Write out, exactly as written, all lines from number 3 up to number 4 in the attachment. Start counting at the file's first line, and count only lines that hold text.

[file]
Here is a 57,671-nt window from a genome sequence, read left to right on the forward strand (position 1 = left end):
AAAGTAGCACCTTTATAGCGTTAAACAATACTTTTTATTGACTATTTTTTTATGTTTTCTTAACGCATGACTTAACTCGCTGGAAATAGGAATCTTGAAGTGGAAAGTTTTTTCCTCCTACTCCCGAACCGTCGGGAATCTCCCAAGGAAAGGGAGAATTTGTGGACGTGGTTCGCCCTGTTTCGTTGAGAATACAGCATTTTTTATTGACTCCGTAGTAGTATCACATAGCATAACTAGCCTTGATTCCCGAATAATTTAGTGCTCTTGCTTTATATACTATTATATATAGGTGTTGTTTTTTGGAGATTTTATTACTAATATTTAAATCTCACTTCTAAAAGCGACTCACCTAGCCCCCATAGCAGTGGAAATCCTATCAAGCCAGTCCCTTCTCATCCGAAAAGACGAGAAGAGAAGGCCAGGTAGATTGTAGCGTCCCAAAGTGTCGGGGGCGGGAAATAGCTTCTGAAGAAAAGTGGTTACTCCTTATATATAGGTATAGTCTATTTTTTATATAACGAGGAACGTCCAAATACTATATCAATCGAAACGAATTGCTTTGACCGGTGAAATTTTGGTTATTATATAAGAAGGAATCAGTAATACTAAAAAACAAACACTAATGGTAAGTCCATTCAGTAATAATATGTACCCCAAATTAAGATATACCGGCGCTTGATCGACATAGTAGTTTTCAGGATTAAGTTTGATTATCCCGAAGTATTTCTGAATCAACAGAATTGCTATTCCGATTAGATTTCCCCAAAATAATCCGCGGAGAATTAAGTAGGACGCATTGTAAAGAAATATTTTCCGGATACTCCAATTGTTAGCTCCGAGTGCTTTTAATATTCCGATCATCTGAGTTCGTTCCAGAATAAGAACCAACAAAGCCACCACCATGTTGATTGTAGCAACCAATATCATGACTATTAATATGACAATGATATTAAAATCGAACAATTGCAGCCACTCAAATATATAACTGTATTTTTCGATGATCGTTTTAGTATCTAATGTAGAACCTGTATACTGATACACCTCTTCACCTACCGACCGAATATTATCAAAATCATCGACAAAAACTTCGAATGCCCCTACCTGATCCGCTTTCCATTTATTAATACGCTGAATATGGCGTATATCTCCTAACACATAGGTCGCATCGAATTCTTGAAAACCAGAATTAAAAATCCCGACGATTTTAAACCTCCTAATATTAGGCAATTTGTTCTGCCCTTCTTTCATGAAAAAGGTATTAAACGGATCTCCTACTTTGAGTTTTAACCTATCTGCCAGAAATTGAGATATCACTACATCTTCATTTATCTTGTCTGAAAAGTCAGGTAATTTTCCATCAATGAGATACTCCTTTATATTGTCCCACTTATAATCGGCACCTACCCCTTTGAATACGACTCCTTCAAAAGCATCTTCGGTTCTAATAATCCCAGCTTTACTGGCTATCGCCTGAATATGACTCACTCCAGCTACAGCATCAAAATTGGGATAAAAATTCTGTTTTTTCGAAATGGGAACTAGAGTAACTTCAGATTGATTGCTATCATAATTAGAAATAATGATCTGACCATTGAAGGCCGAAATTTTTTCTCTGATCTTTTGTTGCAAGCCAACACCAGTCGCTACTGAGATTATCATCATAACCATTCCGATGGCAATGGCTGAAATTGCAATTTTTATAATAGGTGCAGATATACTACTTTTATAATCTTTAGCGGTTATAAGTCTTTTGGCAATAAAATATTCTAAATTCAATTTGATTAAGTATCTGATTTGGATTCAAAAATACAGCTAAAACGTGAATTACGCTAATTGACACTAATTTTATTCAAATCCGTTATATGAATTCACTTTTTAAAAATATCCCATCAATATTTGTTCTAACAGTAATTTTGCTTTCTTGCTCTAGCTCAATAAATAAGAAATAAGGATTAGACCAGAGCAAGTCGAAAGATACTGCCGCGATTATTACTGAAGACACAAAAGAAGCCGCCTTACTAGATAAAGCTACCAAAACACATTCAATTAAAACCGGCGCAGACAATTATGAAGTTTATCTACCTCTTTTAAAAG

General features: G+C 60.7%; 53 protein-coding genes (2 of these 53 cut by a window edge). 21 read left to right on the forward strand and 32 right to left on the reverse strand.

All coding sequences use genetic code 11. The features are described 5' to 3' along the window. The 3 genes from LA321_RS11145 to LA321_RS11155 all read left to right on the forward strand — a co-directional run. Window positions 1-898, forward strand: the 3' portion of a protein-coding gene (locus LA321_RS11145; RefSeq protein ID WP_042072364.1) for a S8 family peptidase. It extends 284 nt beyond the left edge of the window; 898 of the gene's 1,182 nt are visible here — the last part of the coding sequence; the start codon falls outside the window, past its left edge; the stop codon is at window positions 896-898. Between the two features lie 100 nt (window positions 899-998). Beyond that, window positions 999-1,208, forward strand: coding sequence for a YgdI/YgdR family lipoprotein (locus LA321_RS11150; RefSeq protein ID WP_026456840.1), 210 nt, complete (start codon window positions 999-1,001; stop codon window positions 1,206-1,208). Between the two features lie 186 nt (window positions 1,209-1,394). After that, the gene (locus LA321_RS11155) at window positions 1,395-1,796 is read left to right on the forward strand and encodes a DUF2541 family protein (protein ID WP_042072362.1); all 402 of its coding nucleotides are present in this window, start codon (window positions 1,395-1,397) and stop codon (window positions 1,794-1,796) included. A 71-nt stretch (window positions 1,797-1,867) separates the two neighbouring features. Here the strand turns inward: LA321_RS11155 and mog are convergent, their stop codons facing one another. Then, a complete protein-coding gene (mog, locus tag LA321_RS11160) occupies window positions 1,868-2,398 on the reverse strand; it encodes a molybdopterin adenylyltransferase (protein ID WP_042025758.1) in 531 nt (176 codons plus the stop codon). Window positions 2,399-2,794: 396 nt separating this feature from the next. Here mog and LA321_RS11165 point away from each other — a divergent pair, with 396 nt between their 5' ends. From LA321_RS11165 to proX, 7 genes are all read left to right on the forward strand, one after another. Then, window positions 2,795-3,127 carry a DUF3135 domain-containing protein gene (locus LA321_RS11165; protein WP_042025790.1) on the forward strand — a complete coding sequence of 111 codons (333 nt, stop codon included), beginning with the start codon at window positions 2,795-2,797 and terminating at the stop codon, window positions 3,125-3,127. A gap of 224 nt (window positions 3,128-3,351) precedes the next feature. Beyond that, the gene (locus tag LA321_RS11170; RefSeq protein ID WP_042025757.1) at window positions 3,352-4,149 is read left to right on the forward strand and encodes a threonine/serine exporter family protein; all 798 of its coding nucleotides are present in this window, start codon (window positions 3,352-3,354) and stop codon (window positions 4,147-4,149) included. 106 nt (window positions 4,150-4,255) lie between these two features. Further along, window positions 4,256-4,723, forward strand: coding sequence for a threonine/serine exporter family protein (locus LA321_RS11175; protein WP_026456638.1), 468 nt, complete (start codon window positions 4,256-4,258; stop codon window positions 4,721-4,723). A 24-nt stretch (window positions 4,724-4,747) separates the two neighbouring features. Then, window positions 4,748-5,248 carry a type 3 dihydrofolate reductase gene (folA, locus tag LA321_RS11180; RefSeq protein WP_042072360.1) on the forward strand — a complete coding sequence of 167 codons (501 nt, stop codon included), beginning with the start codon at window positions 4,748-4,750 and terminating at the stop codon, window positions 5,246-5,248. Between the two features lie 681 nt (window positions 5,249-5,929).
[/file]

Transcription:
General features: G+C 60.7%; 53 protein-coding genes (2 of these 53 cut by a window edge). 21 read left to right on the forward strand and 32 right to left on the reverse strand.

All coding sequences use genetic code 11. The features are described 5' to 3' along the window. The 3 genes from LA321_RS11145 to LA321_RS11155 all read left to right on the forward strand — a co-directional run. Window positions 1-898, forward strand: the 3' portion of a protein-coding gene (locus LA321_RS11145; RefSeq protein ID WP_042072364.1) for a S8 family peptidase. It extends 284 nt beyond the left edge of the window; 898 of the gene's 1,182 nt are visible here — the last part of the coding sequence; the start codon falls outside the window, past its left edge; the stop codon is at window positions 896-898. Between the two features lie 100 nt (window positions 899-998). Beyond that, window positions 999-1,208, forward strand: coding sequence for a YgdI/YgdR family lipoprotein (locus LA321_RS11150; RefSeq protein ID WP_026456840.1), 210 nt, complete (start codon window positions 999-1,001; stop codon window positions 1,206-1,208). Between the two features lie 186 nt (window positions 1,209-1,394). After that, the gene (locus LA321_RS11155) at window positions 1,395-1,796 is read left to right on the forward strand and encodes a DUF2541 family protein (protein ID WP_042072362.1); all 402 of its coding nucleotides are present in this window, start codon (window positions 1,395-1,397) and stop codon (window positions 1,794-1,796) included. A 71-nt stretch (window positions 1,797-1,867) separates the two neighbouring features. Here the strand turns inward: LA321_RS11155 and mog are convergent, their stop codons facing one another. Then, a complete protein-coding gene (mog, locus tag LA321_RS11160) occupies window positions 1,868-2,398 on the reverse strand; it encodes a molybdopterin adenylyltransferase (protein ID WP_042025758.1) in 531 nt (176 codons plus the stop codon). Window positions 2,399-2,794: 396 nt separating this feature from the next. Here mog and LA321_RS11165 point away from each other — a divergent pair, with 396 nt between their 5' ends. From LA321_RS11165 to proX, 7 genes are all read left to right on the forward strand, one after another. Then, window positions 2,795-3,127 carry a DUF3135 domain-containing protein gene (locus LA321_RS11165; protein WP_042025790.1) on the forward strand — a complete coding sequence of 111 codons (333 nt, stop codon included), beginning with the start codon at window positions 2,795-2,797 and terminating at the stop codon, window positions 3,125-3,127. A gap of 224 nt (window positions 3,128-3,351) precedes the next feature. Beyond that, the gene (locus tag LA321_RS11170; RefSeq protein ID WP_042025757.1) at window positions 3,352-4,149 is read left to right on the forward strand and encodes a threonine/serine exporter family protein; all 798 of its coding nucleotides are present in this window, start codon (window positions 3,352-3,354) and stop codon (window positions 4,147-4,149) included. 106 nt (window positions 4,150-4,255) lie between these two features. Further along, window positions 4,256-4,723, forward strand: coding sequence for a threonine/serine exporter family protein (locus LA321_RS11175; protein WP_026456638.1), 468 nt, complete (start codon window positions 4,256-4,258; stop codon window positions 4,721-4,723). A 24-nt stretch (window positions 4,724-4,747) separates the two neighbouring features. Then, window positions 4,748-5,248 carry a type 3 dihydrofolate reductase gene (folA, locus tag LA321_RS11180; RefSeq protein WP_042072360.1) on the forward strand — a complete coding sequence of 167 codons (501 nt, stop codon included), beginning with the start codon at window positions 4,748-4,750 and terminating at the stop codon, window positions 5,246-5,248. Between the two features lie 681 nt (window positions 5,249-5,929).